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The University of Southampton

ARCH1047 Debates and Issues in Archaeological Science

Module Overview

The application of scientific techniques is increasingly embedded in archaeological studies and is an area where the UK currently leads the world. Techniques such as dating methods, the use of isotopes to reconstruct past diet or human migrations and the sequencing of ancient DNA are responsible for many major recent breakthroughs in our understanding of the past. But rather than teach students to produce scientific data, or bog them down with scientific equations, this module aims to give the students the skills required to be consumers of archaeological science. They will become familiar with the scientific literature and learn to cast a critical eye over scientific data; interpret it for themselves and engage in the archaeological debates arising from the science.

Aims and Objectives

Learning Outcomes

Knowledge and Understanding

Having successfully completed this module, you will be able to demonstrate knowledge and understanding of:

  • Key issues and debates within archaeological science
  • The variety of methods and techniques deployed in archaeological science
  • Specific issues within computation, geoarchaeology, osteoarchaeology, palaeo-oceanography and materials science.
Subject Specific Intellectual and Research Skills

Having successfully completed this module you will be able to:

  • Evaluate alternative scientific approaches to archaeological problems.
  • Synthesise data from a variety of sources.
  • Understand analytical techniques within the discipline
Transferable and Generic Skills

Having successfully completed this module you will be able to:

  • Present and report in a scientific manner
  • Plan data acquisition for a specific scientific task
  • Improved basic numeracy


This module will introduce you to key current debates, concerns and approaches within archaeological science. Through exploration of case studies from palaeo-oceanography, computation, geoarchaeology, osteoarchaeology and materials science you will gain a basic grounding and critical awareness of the breadth of the subject and its potential.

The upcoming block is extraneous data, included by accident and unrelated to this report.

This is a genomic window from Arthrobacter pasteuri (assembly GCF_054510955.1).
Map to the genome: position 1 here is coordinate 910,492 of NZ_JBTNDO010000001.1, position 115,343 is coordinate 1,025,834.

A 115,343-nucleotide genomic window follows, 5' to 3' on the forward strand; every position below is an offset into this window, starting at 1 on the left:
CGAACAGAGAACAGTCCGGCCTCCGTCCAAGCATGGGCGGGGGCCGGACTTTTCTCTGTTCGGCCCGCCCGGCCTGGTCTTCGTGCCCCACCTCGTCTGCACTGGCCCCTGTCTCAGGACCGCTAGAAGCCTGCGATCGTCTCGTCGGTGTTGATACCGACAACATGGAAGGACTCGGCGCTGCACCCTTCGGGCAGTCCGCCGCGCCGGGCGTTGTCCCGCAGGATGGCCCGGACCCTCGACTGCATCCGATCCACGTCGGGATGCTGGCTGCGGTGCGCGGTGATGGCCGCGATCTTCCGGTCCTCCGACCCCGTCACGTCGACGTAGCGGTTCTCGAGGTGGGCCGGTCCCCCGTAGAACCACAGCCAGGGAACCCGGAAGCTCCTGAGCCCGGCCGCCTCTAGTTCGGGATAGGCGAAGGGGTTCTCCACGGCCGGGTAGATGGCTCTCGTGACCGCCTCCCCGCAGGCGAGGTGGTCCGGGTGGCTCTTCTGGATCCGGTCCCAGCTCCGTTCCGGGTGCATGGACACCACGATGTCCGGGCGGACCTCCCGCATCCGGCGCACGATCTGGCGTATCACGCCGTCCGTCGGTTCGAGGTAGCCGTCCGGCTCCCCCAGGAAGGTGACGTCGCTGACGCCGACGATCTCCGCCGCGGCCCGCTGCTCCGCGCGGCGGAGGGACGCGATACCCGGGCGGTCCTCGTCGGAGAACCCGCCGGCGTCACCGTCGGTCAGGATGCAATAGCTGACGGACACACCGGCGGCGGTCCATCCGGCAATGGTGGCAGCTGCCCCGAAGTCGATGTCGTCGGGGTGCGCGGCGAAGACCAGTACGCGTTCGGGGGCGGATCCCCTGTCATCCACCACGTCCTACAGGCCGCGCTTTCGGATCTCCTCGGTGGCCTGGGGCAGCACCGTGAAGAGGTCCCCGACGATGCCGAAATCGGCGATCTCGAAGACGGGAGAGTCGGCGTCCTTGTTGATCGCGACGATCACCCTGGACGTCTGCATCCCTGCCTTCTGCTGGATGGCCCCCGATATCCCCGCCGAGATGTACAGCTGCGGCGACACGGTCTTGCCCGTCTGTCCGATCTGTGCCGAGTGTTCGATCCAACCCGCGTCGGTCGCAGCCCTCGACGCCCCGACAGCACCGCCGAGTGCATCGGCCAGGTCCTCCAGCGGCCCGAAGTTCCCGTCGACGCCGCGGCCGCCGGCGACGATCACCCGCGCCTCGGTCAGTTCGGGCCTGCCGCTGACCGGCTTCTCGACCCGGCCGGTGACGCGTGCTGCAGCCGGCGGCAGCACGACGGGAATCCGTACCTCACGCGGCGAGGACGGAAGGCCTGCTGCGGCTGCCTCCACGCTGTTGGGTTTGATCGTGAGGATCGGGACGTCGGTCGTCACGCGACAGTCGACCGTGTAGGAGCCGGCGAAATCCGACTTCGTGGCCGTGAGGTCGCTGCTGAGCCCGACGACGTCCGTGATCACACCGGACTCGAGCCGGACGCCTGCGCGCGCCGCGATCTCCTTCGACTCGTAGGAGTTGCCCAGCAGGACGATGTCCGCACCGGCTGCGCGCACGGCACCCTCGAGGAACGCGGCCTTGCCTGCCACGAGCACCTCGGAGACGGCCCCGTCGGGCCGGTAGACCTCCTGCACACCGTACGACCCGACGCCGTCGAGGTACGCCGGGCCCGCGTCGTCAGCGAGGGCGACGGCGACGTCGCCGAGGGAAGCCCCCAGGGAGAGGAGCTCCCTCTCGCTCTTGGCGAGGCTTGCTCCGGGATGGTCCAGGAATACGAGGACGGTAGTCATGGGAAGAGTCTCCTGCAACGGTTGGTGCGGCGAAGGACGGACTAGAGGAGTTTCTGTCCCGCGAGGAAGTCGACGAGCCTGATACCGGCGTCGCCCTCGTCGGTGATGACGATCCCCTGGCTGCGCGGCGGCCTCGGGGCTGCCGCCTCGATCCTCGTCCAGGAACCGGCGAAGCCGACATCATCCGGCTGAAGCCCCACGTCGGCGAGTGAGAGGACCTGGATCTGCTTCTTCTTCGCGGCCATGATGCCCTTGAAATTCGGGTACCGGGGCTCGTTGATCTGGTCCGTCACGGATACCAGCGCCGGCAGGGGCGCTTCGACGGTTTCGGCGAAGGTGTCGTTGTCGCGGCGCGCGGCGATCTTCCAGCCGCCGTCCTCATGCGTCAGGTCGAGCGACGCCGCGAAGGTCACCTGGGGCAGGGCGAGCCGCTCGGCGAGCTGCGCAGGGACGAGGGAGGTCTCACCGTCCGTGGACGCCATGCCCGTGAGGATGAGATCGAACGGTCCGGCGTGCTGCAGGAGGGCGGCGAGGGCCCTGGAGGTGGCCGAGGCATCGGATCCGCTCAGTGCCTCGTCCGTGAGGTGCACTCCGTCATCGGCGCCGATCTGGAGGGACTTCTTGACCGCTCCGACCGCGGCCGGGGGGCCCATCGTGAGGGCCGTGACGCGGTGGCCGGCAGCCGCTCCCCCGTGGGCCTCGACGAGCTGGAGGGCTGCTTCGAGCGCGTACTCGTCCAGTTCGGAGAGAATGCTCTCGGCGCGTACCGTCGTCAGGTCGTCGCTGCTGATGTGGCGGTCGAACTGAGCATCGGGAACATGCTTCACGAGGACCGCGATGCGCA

Learning and Teaching

Teaching and learning methods

Teaching methods include: • Lectures • Classes • Laboratory Practicals Learning activities include: • Background Reading • Examination preparation • Lab book completion Innovative or special features of this module: • Lab book component • Use of web based resources (in particular MAAS and podcasts)

Practical classes and workshops36
Wider reading or practice30
Follow-up work30
Completion of assessment task30
Total study time150

Resources & Reading list

Andrews, K. & R. Doonan (2003). Test Tubes & Trowels: Using Science in Archaeology. 

French, C (2003). Geoarchaeology in Action. 

Bell, M. & M. J. C. Walker (2005). Late Quaternary Environmental Change: Physical and Human Perspectives. 

Jones, A (2002). Archaeological Theory and Scientific Practice. 

Dincauze, D. F (2000). Environmental Archaeology. 

Lock, G (2003). Using Computers in Archaeology. 

Renfrew, C. & P. Bahn (1996). Archaeology: Theories, Methods and Practice. 


Assessment Strategy

Assessments designed to provide formative, on-module feedback Discussion in seminars and lab practicals


MethodPercentage contribution
Examination 50%
Laboratory notebooks 50%

Repeat Information

Repeat type: Internal & External

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